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D2102. Blue and White Octagonal Sugar Caster

Delft, circa 1710

After a silver original, the pronounced baluster-form body painted on the front with a chinoiserie figure standing before pierced rocks and a garden fence amidst bamboo and flowering shrubbery, the reverse with a floral sprig, and the faceted foot with floral devices above a scalloped line, the integral tapering upper section pierced with small holes and variously shaped slits around pendent foliage between two horizontal ridges and surmounted by a blue conical knop, the underside pierced with a circular aperture for filling.

Heights: 16 cm. (6 5/6 in.)

Sugar was initially limited to a wealthy elite who used it as a symbol of power and wealth. Before the prevalence of sugar, honey was used as a sweetener. Gradually, refined cane sugar replaced honey as sugar became increasingly affordable. Also, the taste of sugar is more neutral than honey, which was possibly too strong for some recipes or drinks such as tea and coffee. Moreover, honey sometimes contained a disagreeable amount of beeswax. And lastly, the solidity of the sugar also allowed for more elaborate confections, which were simply impossible to make with liquid honey or molasses.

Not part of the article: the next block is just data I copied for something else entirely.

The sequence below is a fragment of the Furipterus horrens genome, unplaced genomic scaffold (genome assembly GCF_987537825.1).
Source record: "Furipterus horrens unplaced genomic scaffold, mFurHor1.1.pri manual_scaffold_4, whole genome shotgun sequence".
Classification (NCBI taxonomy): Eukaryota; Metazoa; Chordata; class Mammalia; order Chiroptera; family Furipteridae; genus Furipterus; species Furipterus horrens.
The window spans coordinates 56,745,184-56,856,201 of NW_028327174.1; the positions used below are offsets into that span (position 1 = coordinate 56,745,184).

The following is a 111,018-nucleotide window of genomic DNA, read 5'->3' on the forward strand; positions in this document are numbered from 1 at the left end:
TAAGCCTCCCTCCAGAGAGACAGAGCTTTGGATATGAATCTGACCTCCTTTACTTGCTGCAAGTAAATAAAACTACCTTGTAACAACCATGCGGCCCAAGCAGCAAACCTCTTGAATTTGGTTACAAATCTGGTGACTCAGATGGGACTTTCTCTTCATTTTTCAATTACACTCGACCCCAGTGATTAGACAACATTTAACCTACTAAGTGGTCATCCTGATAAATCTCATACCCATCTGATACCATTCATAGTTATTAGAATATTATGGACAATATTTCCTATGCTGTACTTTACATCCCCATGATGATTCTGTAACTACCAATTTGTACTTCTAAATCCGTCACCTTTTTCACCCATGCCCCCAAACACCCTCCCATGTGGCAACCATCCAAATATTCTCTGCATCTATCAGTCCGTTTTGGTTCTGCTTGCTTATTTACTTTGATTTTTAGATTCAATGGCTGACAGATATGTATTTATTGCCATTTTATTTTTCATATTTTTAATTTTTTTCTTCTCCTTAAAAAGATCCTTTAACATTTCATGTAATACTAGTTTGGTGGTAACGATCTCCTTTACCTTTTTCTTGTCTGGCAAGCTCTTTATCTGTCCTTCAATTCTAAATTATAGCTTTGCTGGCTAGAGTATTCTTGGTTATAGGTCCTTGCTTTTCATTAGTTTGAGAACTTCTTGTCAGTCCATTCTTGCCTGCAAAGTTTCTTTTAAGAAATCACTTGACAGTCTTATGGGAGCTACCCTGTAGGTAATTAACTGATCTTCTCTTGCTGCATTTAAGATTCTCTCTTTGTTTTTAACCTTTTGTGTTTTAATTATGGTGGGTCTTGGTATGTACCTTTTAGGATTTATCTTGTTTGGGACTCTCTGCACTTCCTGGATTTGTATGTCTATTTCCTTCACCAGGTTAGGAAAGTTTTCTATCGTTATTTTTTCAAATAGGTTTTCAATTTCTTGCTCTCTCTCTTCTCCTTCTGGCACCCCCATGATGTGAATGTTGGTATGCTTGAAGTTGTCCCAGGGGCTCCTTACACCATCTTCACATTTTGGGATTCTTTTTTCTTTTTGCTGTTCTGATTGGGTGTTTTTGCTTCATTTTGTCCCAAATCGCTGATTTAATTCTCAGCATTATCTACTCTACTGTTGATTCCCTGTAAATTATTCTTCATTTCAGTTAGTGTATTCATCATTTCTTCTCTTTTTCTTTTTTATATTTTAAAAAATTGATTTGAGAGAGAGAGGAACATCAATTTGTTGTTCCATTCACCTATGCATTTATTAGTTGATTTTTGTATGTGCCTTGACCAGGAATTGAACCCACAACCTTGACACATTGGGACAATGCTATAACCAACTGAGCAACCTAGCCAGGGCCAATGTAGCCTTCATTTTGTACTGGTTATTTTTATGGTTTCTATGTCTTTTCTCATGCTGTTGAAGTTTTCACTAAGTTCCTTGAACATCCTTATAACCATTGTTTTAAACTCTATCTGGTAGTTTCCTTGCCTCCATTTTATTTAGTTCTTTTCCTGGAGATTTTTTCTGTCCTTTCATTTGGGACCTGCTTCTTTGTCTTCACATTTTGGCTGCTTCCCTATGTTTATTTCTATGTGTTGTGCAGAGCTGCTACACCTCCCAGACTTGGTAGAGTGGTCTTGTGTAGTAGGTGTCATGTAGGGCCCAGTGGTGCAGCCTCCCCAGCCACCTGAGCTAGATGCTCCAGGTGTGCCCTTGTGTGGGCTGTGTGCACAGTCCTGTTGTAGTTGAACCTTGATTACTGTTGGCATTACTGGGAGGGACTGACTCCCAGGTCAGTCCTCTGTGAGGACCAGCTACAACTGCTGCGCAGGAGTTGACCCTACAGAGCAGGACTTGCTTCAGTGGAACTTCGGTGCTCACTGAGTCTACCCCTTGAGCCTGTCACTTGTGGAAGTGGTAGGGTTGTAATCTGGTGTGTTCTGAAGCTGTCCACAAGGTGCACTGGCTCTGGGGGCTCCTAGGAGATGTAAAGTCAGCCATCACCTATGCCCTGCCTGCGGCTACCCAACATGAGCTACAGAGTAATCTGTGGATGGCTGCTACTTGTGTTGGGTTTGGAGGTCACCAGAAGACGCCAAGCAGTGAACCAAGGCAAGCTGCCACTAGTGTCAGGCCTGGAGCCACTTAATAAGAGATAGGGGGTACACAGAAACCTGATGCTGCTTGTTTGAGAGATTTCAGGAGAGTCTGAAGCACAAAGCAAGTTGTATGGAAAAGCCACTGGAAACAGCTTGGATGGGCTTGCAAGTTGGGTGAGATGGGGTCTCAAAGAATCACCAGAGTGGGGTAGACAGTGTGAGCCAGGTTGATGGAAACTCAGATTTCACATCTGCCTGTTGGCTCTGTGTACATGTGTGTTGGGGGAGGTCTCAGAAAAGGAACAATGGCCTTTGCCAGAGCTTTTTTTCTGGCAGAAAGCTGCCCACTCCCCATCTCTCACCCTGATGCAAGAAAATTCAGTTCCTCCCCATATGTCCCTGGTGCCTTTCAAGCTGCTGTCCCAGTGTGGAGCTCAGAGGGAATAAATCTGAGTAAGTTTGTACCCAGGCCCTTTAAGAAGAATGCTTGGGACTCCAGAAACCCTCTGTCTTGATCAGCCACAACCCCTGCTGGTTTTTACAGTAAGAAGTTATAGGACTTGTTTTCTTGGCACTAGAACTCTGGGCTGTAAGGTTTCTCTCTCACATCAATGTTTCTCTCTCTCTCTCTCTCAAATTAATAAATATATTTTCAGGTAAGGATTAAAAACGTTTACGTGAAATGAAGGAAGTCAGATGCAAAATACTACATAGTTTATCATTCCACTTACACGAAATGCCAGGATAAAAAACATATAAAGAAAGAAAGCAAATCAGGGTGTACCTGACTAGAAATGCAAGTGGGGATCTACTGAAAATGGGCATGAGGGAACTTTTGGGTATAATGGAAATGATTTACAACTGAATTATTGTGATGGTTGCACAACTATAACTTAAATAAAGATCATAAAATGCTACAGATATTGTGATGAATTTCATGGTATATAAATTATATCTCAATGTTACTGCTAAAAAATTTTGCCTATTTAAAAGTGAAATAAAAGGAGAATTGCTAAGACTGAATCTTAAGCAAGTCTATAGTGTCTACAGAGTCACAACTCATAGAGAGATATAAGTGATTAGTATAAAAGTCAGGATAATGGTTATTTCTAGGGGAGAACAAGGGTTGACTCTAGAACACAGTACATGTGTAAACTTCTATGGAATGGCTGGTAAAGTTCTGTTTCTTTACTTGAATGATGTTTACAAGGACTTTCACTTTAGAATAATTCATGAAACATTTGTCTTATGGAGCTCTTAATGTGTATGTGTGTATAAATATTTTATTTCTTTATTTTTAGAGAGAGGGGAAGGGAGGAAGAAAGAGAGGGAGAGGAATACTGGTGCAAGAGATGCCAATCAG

The demand for sugar also made another significant change in the consumption of tea, coffee and chocolate. At first, the elite emulated the Chinese practice of drinking tea without sugar. However, adding sugar became more and more fashionable, and consumers started to accumulate the necessary accoutrements when “taking tea.” This also triggered the inventiveness of the ceramics field.

The form of this sugar caster is based on a metal model, generally silver, which remained popular on the Continent and in England from the early eighteenth century onward and was used for both pepper and sugar. A Dutch silver example by Pieter van der Toorn, s’ Gravenhage, 1778 is in the Boijmans van Beuningen Museum, Rotterdam (inv. no. M.B.Z. 78), illustrated in J.R. ter Molen, Zilver (Boijmans Van Beuningen Museum: Rotterdam 1994), p. 226, no. 100.

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